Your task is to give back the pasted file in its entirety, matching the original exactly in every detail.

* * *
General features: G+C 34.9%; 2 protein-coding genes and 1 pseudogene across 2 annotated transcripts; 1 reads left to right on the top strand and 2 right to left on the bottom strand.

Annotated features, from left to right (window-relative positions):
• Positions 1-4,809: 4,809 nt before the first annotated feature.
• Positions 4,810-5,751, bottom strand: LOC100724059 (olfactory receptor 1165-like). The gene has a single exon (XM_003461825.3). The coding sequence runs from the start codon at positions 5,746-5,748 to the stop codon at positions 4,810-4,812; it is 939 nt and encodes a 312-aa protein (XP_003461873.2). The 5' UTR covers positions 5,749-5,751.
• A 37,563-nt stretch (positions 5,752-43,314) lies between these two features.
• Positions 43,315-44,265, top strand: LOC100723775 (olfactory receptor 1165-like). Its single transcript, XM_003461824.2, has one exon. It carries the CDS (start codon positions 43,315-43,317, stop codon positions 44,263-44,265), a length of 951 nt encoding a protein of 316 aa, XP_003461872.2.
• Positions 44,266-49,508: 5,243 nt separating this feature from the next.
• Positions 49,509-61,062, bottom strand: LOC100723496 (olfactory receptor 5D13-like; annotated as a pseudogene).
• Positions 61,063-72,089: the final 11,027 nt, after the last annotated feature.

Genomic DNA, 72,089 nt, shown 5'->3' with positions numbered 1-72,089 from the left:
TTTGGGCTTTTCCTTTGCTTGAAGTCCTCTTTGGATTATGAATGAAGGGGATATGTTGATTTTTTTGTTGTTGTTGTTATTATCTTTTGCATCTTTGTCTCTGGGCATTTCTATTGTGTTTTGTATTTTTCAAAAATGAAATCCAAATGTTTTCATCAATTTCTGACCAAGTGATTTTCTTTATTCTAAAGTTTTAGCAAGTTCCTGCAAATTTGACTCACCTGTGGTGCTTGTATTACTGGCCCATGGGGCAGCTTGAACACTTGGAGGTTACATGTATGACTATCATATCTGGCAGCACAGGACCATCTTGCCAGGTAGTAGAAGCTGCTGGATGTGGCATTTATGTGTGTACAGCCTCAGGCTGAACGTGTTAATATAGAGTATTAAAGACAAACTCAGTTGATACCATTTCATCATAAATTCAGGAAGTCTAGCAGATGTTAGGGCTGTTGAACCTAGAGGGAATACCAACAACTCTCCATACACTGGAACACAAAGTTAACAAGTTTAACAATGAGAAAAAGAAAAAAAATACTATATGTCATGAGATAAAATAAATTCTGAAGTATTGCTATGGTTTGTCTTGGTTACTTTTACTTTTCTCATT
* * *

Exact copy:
General features: G+C 34.9%; 2 protein-coding genes and 1 pseudogene across 2 annotated transcripts; 1 reads left to right on the top strand and 2 right to left on the bottom strand.

Annotated features, from left to right (window-relative positions):
• Positions 1-4,809: 4,809 nt before the first annotated feature.
• Positions 4,810-5,751, bottom strand: LOC100724059 (olfactory receptor 1165-like). The gene has a single exon (XM_003461825.3). The coding sequence runs from the start codon at positions 5,746-5,748 to the stop codon at positions 4,810-4,812; it is 939 nt and encodes a 312-aa protein (XP_003461873.2). The 5' UTR covers positions 5,749-5,751.
• A 37,563-nt stretch (positions 5,752-43,314) lies between these two features.
• Positions 43,315-44,265, top strand: LOC100723775 (olfactory receptor 1165-like). Its single transcript, XM_003461824.2, has one exon. It carries the CDS (start codon positions 43,315-43,317, stop codon positions 44,263-44,265), a length of 951 nt encoding a protein of 316 aa, XP_003461872.2.
• Positions 44,266-49,508: 5,243 nt separating this feature from the next.
• Positions 49,509-61,062, bottom strand: LOC100723496 (olfactory receptor 5D13-like; annotated as a pseudogene).
• Positions 61,063-72,089: the final 11,027 nt, after the last annotated feature.

Genomic DNA, 72,089 nt, shown 5'->3' with positions numbered 1-72,089 from the left:
TTTGGGCTTTTCCTTTGCTTGAAGTCCTCTTTGGATTATGAATGAAGGGGATATGTTGATTTTTTTGTTGTTGTTGTTATTATCTTTTGCATCTTTGTCTCTGGGCATTTCTATTGTGTTTTGTATTTTTCAAAAATGAAATCCAAATGTTTTCATCAATTTCTGACCAAGTGATTTTCTTTATTCTAAAGTTTTAGCAAGTTCCTGCAAATTTGACTCACCTGTGGTGCTTGTATTACTGGCCCATGGGGCAGCTTGAACACTTGGAGGTTACATGTATGACTATCATATCTGGCAGCACAGGACCATCTTGCCAGGTAGTAGAAGCTGCTGGATGTGGCATTTATGTGTGTACAGCCTCAGGCTGAACGTGTTAATATAGAGTATTAAAGACAAACTCAGTTGATACCATTTCATCATAAATTCAGGAAGTCTAGCAGATGTTAGGGCTGTTGAACCTAGAGGGAATACCAACAACTCTCCATACACTGGAACACAAAGTTAACAAGTTTAACAATGAGAAAAAGAAAAAAAATACTATATGTCATGAGATAAAATAAATTCTGAAGTATTGCTATGGTTTGTCTTGGTTACTTTTACTTTTCTCATT